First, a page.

Operation[edit | edit source]
Operation Magic Sword was U.S. military operation undertaken in 1965. It was designed to ascertain the effectiveness of releasing mosquito vectors for biological agents at sea. It took place off the southeastern coast of the United States and employed yellow fever mosquitoes with the hope of assessing their biting habits following an ocean-borne release.
Results[edit | edit source]
Magic Sword showed that when coupled with ocean winds that the mosquitoes could travel up to three and one-half miles to shore. The operation also showed that if needed the mosquitoes could be kept alive for cross-ocean journeys.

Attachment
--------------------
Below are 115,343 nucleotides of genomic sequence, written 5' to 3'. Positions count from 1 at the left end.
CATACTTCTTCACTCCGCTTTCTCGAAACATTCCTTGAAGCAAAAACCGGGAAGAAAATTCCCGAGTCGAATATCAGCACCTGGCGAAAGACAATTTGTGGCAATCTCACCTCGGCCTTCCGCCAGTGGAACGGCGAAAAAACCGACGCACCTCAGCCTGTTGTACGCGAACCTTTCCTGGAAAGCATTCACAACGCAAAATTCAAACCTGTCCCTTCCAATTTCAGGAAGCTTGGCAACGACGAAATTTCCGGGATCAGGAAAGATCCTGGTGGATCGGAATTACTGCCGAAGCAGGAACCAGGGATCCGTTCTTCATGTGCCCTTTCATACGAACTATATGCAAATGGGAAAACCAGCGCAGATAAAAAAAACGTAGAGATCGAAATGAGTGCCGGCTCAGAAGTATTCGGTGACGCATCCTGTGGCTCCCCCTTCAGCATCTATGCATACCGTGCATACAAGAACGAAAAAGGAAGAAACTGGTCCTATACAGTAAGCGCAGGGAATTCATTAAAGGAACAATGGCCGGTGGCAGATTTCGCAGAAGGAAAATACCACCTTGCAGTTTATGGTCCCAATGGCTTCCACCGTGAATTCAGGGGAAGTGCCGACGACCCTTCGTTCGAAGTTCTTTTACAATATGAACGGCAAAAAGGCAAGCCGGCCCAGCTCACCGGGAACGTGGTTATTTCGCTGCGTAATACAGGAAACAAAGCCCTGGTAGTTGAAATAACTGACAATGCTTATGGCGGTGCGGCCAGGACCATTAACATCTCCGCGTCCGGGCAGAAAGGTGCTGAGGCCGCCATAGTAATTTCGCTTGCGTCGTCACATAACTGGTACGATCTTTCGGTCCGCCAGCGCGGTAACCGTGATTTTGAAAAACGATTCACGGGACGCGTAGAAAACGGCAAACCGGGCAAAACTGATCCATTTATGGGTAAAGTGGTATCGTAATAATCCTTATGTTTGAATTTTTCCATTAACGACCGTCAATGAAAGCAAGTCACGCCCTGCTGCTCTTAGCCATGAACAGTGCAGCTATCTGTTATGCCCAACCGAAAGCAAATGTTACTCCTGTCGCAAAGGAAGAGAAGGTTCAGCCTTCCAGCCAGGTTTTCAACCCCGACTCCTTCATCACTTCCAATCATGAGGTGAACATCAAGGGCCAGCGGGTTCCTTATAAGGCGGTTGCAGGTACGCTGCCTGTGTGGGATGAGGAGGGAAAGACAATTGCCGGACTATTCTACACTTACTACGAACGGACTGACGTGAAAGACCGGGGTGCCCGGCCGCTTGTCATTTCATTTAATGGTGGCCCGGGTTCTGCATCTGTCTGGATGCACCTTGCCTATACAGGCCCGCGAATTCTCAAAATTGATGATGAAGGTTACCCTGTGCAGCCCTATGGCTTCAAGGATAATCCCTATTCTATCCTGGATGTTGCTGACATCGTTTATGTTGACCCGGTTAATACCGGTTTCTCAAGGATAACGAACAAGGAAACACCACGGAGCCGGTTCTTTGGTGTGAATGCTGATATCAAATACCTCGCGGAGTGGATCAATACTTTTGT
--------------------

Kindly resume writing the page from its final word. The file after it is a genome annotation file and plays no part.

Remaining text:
See also[edit | edit source]
- Entomological warfare
- Human experimentation in the United States
- Operation Big Itch
- Operation Big Buzz
References[edit | edit source]
Further reading[edit | edit source]
- Hay, Alastair. "A Magic Sword or a Big Itch: An Historical Look at the United States Biological Weapons Programme", (citation), Medicine, Conflict and Survival, Volume 15, Issue 3 July 1999, pages 215 - 234, (ISSN 1362-3699).
- Horton, Richard C. Health Wars: On the Global Front Lines of Modern Medicine, (Google books link), New York Review of Books, 2003, p.89, (ISBN 1590170245).
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